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Of course, the Sherco units would still be needed after the sun went down.
Xcel Energy gives the impression that it’s not that committed to any one option, just a process for getting the decision right. Alders said Xcel would like to see final air quality regulations before any decisions are made. But if need be, and with enough time, it can retire Sherco 1 and 2 and get other generation units planned, financed, constructed and on the grid.
The study now underway at Xcel, Alders said, may not look that much different from a Sherco life-cycle study filed last summer.
The options Xcel presented then included natural gas generation, so-called combined cycle plants like the newer High Bridge Generating Station in St. Paul. That would cost about $1.4 billion in capital spending.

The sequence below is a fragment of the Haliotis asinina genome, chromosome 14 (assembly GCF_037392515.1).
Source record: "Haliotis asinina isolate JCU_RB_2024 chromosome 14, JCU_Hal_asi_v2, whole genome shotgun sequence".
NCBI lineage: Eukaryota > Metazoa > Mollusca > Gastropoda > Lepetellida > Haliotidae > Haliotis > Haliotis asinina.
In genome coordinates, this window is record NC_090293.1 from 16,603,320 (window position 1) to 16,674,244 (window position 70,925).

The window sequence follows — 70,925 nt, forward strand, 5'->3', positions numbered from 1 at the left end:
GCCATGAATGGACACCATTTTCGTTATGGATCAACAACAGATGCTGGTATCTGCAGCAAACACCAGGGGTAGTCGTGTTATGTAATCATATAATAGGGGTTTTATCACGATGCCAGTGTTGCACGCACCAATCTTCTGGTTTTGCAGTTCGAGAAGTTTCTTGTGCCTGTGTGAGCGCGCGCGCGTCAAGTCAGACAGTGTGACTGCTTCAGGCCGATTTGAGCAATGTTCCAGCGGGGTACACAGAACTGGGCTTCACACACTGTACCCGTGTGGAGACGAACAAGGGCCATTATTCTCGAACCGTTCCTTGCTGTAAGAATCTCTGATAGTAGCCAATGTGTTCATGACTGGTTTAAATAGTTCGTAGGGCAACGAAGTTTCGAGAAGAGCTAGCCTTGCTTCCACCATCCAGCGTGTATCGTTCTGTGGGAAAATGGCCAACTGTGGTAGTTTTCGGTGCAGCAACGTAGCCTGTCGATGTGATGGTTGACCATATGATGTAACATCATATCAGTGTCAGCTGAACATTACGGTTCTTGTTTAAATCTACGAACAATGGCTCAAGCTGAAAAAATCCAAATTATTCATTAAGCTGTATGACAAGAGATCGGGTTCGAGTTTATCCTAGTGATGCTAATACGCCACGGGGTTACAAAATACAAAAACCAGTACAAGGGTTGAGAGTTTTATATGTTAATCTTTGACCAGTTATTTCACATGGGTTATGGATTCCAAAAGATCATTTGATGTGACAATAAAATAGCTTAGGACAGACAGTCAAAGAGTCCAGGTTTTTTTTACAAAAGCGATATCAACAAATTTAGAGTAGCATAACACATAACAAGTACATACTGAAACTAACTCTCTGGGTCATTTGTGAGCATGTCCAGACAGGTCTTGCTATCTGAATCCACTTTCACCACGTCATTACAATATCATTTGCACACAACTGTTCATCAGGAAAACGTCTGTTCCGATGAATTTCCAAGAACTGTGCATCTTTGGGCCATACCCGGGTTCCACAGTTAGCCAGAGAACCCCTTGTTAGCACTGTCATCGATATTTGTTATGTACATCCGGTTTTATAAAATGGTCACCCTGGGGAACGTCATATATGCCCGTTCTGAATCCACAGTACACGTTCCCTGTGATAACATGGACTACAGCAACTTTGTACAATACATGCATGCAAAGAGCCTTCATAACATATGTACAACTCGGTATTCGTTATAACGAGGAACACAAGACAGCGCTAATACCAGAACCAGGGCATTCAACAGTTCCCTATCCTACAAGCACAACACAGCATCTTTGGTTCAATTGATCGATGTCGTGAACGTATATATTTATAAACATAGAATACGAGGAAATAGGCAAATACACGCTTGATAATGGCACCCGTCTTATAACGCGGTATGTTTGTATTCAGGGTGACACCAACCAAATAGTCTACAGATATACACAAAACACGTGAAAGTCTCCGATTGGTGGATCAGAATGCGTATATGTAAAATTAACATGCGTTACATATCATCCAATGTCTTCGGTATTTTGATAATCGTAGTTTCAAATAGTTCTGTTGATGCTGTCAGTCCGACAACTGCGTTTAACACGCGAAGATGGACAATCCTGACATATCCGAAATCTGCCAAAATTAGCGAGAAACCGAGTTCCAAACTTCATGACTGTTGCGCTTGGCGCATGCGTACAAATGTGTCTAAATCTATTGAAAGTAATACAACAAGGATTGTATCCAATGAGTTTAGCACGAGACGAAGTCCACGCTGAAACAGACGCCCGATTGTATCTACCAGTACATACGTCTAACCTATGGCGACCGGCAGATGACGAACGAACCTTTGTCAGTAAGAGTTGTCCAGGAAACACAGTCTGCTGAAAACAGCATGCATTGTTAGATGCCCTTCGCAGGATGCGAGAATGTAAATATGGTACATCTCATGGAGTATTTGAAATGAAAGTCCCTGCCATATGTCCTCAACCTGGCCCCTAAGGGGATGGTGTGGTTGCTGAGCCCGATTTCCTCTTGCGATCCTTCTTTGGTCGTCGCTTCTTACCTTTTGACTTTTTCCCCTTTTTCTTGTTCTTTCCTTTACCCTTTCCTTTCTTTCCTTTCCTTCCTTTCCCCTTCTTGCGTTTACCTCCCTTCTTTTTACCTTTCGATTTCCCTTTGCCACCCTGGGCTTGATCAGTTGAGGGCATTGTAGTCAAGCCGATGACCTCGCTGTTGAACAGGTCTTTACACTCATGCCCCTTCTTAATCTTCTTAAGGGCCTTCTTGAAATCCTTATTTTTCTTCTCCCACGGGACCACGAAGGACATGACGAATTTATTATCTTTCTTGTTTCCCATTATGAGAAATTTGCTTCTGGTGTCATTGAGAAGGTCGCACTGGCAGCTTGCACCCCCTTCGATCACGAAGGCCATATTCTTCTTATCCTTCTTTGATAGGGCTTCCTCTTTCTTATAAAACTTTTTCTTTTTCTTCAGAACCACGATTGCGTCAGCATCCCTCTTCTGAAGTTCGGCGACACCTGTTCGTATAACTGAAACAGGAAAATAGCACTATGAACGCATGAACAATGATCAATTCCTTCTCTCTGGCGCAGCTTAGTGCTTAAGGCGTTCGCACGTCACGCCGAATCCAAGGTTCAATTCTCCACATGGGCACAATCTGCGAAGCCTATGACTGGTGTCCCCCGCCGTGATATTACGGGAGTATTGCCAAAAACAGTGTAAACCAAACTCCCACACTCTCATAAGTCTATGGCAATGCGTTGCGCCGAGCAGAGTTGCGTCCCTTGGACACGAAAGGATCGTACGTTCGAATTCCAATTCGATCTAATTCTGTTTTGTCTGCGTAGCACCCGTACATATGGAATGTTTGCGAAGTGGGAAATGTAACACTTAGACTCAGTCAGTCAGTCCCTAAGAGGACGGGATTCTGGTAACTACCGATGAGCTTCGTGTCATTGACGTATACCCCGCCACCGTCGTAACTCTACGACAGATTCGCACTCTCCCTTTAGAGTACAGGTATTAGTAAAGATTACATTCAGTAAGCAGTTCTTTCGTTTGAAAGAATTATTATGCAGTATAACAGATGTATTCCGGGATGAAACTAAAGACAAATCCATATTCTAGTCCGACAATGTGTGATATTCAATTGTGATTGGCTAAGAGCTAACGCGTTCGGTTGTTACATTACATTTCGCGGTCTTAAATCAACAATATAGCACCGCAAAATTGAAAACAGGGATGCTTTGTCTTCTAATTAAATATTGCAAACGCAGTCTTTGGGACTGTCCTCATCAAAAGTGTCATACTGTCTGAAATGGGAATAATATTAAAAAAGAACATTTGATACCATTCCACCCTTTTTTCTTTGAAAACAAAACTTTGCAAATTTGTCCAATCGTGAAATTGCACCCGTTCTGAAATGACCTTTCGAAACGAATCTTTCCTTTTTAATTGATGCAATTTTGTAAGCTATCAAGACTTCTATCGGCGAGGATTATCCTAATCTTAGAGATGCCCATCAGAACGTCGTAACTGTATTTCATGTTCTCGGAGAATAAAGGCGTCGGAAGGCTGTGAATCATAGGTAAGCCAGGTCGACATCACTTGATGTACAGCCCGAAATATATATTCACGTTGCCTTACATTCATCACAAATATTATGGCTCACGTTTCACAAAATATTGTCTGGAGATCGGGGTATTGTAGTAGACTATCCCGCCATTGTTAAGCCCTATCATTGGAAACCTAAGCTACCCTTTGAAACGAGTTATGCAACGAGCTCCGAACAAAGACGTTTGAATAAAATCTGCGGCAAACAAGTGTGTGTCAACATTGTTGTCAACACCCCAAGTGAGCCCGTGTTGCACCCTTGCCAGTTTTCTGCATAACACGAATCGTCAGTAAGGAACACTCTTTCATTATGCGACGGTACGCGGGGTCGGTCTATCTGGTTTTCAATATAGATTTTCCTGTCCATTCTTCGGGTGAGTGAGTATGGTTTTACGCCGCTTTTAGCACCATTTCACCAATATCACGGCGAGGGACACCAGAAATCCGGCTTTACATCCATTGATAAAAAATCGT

It would be great to have that kind of plant in Becker, with its experienced local workforce and nearby transmission infrastructure. But that would mean building an 88-mile gas line at perhaps an additional $200 million.
Other options combined more natural gas plants with additional renewable energy generation, but wind power provides a different set of challenges. None is more fundamental than system reliability, which means keeping enough power generation going on days when the wind doesn’t blow, and Xcel customers still want to see their air conditioners turn on.
The biggest impression left by reading Xcel’s 2013 summary of options is that no matter what gets decided, electricity prices are going up.
Kevin Reuther of the Minnesota Center for Environmental Advocacy said environmentalists generally understand that.
And if that’s the case, he quite sensibly added, “the more time we have to plan for it, the better.”
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